Have you ever stumbled upon a visually impaired head teacher who has not let any obstacles take course of his faith or any other disadvantaged person who uses his disadvantages to elevate others?
Well, meet the first South Sudanese blind head teacher who has not let his disability limit his leadership skills.
Despite, South Sudan’s history of seemingly never-ending war, Mr. Edema Eriku, the head teacher of Rajaf School of the blind has not allowed his condition to prevent him from his fight for equality.
During an interview with Eye Radio’s Rosemary Wilfred on the Big Story, Tuesday, Mr. Eriku patiently waited to answer burning questions about the perceptions and challenges that disabled people go through on a daily basis.
“I was born with a vision but I became blind because of measles when I was twelve years old. That is how I [developed] my disability. By then, there was no transport and dispensary,” he said.
Due to war and inadequate facilities, he was taken to Juba for treatment. However, it was “too late, and I had already lost my sight”.
“But it was too late and then I was taken back. Then from there the war broke out. I went to Uganda and I was taken to a mission to just get a baptism,” he said.
During the first Anya’nya One War, his father was killed by Sudan Armed who captured his mother in an area near Nimule.
His elder brothers sought refuge with him in Moyo, Uganda. This enabled him to join Moyo Girls’ Primary School after being encouraged by a missionary, Sister Laura.
After that, he completed his senior secondary school certificate at Iganga Secon-
dary School. He proceeded to Tsoga University for a degree.
A year later, he was enrolled at a teachers training college in Bulawayo, Zimbabwe.
His skills did not go to waste. He taught in a school for visually impaired students in East Africa and later returned to Juba to teach at Rajab Education Center.
He said, “The center is a rehabilitation center. We used to collect visually impaired students from all parts of South Sudan. We trained them for 9 months. After the training, we would return them home.”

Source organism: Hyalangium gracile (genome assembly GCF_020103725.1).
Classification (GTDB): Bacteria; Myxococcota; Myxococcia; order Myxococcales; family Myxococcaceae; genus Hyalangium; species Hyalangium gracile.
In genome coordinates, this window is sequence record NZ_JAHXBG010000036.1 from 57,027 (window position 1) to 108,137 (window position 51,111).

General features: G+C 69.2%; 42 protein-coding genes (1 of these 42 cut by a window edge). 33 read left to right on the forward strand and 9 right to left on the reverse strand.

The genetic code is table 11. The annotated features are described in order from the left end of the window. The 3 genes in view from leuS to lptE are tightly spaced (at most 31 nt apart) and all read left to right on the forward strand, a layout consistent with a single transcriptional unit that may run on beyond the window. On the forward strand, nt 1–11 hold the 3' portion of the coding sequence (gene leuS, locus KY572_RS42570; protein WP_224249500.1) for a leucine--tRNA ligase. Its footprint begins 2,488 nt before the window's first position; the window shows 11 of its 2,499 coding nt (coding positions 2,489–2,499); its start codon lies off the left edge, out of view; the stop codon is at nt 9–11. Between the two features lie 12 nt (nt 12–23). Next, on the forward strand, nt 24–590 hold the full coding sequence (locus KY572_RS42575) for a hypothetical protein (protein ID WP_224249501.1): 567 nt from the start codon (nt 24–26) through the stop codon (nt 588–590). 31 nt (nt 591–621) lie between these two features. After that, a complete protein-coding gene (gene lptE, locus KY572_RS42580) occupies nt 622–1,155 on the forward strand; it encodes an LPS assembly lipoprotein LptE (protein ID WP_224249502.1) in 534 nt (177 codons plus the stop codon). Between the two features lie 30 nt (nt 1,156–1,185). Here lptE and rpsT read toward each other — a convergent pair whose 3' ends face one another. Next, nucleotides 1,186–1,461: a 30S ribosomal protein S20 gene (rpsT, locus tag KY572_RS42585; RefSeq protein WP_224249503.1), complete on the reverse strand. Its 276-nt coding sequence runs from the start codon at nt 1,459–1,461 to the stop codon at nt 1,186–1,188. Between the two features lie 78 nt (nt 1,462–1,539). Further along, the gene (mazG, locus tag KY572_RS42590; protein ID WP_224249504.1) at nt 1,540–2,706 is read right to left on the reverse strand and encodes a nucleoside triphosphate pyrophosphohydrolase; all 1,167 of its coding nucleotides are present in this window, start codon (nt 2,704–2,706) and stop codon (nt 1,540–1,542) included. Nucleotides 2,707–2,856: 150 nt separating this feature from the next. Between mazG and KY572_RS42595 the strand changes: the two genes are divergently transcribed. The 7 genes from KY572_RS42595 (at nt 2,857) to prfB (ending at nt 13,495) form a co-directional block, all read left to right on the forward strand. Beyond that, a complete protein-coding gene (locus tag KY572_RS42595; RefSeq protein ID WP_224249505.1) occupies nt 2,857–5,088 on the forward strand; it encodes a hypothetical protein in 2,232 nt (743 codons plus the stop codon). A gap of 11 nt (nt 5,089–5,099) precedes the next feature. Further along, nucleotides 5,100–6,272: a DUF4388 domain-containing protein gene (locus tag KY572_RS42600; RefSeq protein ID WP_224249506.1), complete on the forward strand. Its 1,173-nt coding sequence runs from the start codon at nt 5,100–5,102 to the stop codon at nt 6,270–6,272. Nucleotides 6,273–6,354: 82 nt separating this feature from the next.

Many visually impaired students have completed diploma course from Juba University and Khartoum.
Some of them are employed as teachers and others as social workers at Rajab Centre.
Eriku said that he is disappointed because there are very few visually impaired children who attend the school.
Parents do not send their children to school and that is why he is trying to raise awareness.
“Children with disabilities are not going [to school] anymore. So that is the disappointing part of it. I have been getting information from Torit; there are visually impaired children, but they are not going to school,” he added.
This year they have managed to train 17 students with limited teaching aid materials such as braille and white canes which have been a challenge to acquire.
They have 19 teachers and three social workers. The school depends on non-governmental support to keep it running.
Earlier, the ministry of gender built classes and kitchens and taught aid groups. The second phase is yet to be completed due to the civil war which stalled the programs.
The braille paper is used by the visually impaired person to feel white dots which form the 26 English Alphabets.
New textbooks from the ministry of education will be launched soon, however, the ministry “has no funds” or access to machines that transcribe.
Eriku’s mission is to make the government recognize special education in the curriculum for teachers’ training. He is also appealing to parents to bring children from the age of 6 to his school for learning.
In recognition of the World Teacher’s Day (October 5), Mr. Eriku’s story is highlighted to recognize and acknowledge education as a key fundamental right.
All children are entitled to free education which should be inclusive to children with special needs.
According to a disability assessment survey conducted by the government in 2011, about 424,000 people live with disabilities in South Sudan such as eye diseases, polio and physical injuries from war and violent conflicts.
The report says 85 percent of persons with disabilities live in rural areas with limited access to basic services.